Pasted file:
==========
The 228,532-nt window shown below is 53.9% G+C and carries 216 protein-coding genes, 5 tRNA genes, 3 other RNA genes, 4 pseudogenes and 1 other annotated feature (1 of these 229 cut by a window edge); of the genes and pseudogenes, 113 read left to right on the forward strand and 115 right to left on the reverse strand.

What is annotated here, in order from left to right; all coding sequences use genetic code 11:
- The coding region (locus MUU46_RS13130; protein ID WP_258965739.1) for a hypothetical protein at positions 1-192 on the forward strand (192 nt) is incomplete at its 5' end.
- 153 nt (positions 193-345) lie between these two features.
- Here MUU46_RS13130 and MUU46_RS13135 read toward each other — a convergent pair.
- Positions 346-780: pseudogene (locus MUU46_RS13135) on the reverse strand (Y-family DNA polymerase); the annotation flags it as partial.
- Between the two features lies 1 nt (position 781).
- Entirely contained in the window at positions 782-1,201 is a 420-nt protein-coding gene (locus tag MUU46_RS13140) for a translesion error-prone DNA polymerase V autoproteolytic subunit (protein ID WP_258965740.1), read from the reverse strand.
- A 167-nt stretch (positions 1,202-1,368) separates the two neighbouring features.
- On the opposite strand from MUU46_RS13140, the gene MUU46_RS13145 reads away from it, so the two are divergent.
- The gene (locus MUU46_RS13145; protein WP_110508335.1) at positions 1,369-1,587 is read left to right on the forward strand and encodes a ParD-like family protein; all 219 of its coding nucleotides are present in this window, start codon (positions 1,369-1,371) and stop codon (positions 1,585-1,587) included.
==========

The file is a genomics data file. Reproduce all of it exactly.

The 228,532-nt window shown below is 53.9% G+C and carries 216 protein-coding genes, 5 tRNA genes, 3 other RNA genes, 4 pseudogenes and 1 other annotated feature (1 of these 229 cut by a window edge); of the genes and pseudogenes, 113 read left to right on the forward strand and 115 right to left on the reverse strand.

What is annotated here, in order from left to right; all coding sequences use genetic code 11:
- The coding region (locus MUU46_RS13130; protein ID WP_258965739.1) for a hypothetical protein at positions 1-192 on the forward strand (192 nt) is incomplete at its 5' end.
- 153 nt (positions 193-345) lie between these two features.
- Here MUU46_RS13130 and MUU46_RS13135 read toward each other — a convergent pair.
- Positions 346-780: pseudogene (locus MUU46_RS13135) on the reverse strand (Y-family DNA polymerase); the annotation flags it as partial.
- Between the two features lies 1 nt (position 781).
- Entirely contained in the window at positions 782-1,201 is a 420-nt protein-coding gene (locus tag MUU46_RS13140) for a translesion error-prone DNA polymerase V autoproteolytic subunit (protein ID WP_258965740.1), read from the reverse strand.
- A 167-nt stretch (positions 1,202-1,368) separates the two neighbouring features.
- On the opposite strand from MUU46_RS13140, the gene MUU46_RS13145 reads away from it, so the two are divergent.
- The gene (locus MUU46_RS13145; protein WP_110508335.1) at positions 1,369-1,587 is read left to right on the forward strand and encodes a ParD-like family protein; all 219 of its coding nucleotides are present in this window, start codon (positions 1,369-1,371) and stop codon (positions 1,585-1,587) included.